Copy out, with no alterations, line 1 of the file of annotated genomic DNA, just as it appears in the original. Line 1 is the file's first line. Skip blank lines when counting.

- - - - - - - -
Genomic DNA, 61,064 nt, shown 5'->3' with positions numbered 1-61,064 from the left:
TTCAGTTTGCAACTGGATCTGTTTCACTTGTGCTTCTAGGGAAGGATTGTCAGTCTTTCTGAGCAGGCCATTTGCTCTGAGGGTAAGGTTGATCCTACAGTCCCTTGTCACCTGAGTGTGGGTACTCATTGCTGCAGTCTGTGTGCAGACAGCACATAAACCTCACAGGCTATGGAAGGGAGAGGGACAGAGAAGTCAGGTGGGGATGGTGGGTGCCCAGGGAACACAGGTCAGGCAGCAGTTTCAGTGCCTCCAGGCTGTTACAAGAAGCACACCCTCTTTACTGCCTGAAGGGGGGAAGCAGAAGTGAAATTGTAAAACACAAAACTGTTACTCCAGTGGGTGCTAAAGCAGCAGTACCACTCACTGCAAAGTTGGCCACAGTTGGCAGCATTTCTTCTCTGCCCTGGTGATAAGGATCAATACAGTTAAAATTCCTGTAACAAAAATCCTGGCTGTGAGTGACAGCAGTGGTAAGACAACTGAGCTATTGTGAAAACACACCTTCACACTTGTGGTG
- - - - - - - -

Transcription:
Genomic DNA, 61,064 nt, shown 5'->3' with positions numbered 1-61,064 from the left: